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The Mendès France Milk Regime

Alcoholism as a Problem of Agricultural Subsidies, 1954–1955

Joseph Bohling

In 1954, Pierre Mendès France committed the state to curbing alcoholism as part of an effort to reorient important agricultural sectors and improve French economic performance, using milk as a symbol of his government's new direction. While Mendès France's milk drinking was often portrayed as the whim of a maverick politician, this article shows instead that it was the expression of a broadly based movement to modernize the economy. Challenging the view of an insular state that exclusively served the powerful alcohol lobbies, this article contends that the success of alcohol reform hinged on Mendès France's ability to overcome parliament and pit other economic sectors and a public health movement against those lobbies. Although it would require the more centralized authority of the Fifth Republic to implement lasting reforms to the alcohol sector, the Mendès France government helped raise public awareness about the purported link between alcoholism and agricultural subsidies that kept uncompetitive producers on the land at the taxpayer's expense.

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Introduction

Civil Society and Urban Agriculture in Europe

Mary P. Corcoran and Joëlle Salomon Cavin

This special issue comprises articles by social and environmental scientists, most of whom participated in a working group on governance models and policy contexts of the COST Action TD1106 Urban Agriculture Europe during the period 2012–2016. All have a particular interest in the potentialities of urban agriculture as mediated through civil society actors to contribute to, shape, and transform urban policies in the intersecting fields of land use and access; food and urban ecosystems; education and environment; and history, heritage, and cultural practice. The collaborative, interdisciplinary, and bottom- up character of the contributions broadens and deepens our knowledge of urban agricultural practice across Europe.

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'We're European Farmers Now'

Transitions and Transformations in Basque Agricultural Practices

Meredith Welch-Devine and Seth Murray

In this article, we discuss the economic constraints and opportunities that Basque farmers in two neighbouring valleys in France faced before the 2003 reforms of the Common Agricultural Policy (CAP). In the last decade, constraints and opportunities have shifted, and farmers have diversified their economic strategies in order to cope with a rise in rural tourism and second home ownership, an expansion of leisure activities into what has historically been an agricultural territory, and the implications that the uncertain future of the European Union's CAP has for small family farmers in this area. We examine this diversification of household economic strategies to include non-agricultural activities and the implications it has for economic health and rural livelihoods in the Basque region.

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Ariela Zycherman

The expansion and intensification of agriculture is a major driver of deforestation in tropical forests and for global climate change. However, over the past decade Brazil has significantly reduced its deforestation rates while simultaneously increasing its agricultural production, particularly cattle and soy. While, the scholarly literature primarily attributes this success to environmental policy and global economic trends, recent ethnographic depictions of cattle ranchers and soy farmers offer deeper insight into how these political and economic processes are experienced on the ground. Examples demonstrate that policy and markets provide a framework for soy farming and ranching, but emerging forms of identity and new cultural values shape their practices. This article argues that to understand the full picture of why Brazil’s deforestation rates have dropped while the agricultural industry has flourished, the culture of producers must be present in the analysis.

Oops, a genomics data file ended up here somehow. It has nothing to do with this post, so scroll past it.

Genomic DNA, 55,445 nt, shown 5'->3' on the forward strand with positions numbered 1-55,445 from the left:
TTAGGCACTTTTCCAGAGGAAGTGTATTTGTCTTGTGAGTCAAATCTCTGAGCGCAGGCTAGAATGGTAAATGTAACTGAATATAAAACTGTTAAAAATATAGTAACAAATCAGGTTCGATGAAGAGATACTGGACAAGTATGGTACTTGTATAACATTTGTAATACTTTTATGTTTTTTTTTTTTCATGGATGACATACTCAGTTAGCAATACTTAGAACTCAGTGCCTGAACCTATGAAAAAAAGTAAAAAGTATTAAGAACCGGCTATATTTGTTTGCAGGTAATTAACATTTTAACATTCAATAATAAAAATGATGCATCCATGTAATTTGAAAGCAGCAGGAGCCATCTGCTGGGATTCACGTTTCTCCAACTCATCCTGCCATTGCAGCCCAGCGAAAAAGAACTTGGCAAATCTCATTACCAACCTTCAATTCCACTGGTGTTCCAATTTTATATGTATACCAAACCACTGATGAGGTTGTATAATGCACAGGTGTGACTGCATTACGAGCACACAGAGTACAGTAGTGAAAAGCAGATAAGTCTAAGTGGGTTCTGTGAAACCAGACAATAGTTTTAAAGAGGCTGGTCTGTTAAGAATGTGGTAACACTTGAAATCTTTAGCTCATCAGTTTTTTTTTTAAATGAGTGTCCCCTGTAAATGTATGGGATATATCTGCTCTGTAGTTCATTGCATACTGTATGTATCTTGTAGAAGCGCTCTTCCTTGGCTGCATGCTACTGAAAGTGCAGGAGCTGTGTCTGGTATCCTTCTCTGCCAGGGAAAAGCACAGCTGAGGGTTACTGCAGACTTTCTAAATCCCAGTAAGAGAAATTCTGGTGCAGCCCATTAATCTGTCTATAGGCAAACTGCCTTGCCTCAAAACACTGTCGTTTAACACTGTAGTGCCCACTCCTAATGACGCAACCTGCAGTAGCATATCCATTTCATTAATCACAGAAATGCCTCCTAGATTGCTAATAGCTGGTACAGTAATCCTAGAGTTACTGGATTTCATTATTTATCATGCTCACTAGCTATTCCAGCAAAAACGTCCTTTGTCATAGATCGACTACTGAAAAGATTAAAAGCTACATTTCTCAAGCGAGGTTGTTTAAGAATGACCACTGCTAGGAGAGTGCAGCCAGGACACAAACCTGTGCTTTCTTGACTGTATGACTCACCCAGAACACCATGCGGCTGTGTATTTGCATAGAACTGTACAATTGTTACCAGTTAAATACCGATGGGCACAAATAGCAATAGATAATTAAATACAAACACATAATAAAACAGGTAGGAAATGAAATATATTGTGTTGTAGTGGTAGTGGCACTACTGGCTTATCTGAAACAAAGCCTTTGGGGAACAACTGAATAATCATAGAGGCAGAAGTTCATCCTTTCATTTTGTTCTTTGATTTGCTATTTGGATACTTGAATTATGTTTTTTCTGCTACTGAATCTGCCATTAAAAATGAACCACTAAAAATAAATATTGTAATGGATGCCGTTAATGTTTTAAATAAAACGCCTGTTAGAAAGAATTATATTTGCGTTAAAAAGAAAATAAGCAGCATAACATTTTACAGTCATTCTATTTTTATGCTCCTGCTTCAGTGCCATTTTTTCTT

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Philippe Jeanneaux, Olivier Aznar and Christophe Déprés

This paper proposes to analyze the environmental services provided by farmers in order to clarify the diversity of transactions within the same field. We distinguish two main categories of services: “Service internalization“ corresponding to the internalization of an externality by seeking to modify the joint product, and “Service Delivery“ corresponding to a contract to provide the service. We then cross this characterization with the modes of governance (sectorial vs. territorial) of the environmental services. This analysis allows us, first, to have a better understanding of the dynamics of environmental service supply, and second, to highlight the poor integration of environmental issues in agriculture. The categories generated are illustrated from several empirical studies carried out between 2002 and 2010 in the framework of three research programs.

Spanish Este documento propone caracterizar los servicios ambientales provistos por los agricultores con el fin de clarificar la diversidad de transacciones dentro de la misma denominación. El artículo distingue dos categorías principales de servicios: “la internalización de servicios“ correspondiente a la internalización de una externalidad a través de modificar el producto conjunto, y “la prestación de servicios“ que corresponde a un contrato de prestación de servicio. Los autores cruzan entonces esta caracterización con los modos de gobierno (sectorial vs. territorial) en el que los servicios ambientales se inscriben; cruce que permite, por un lado, comprender la dinámica de la oferta de servicios ambientales, y por otra parte, remarcar la escasa integración de los problemas ambientales en el sector agrícola. Las categorías producidas son ilustradas a partir de varias investigaciones empíricas llevadas a cabo entre 2002 y 2010 en tres programas de investigación.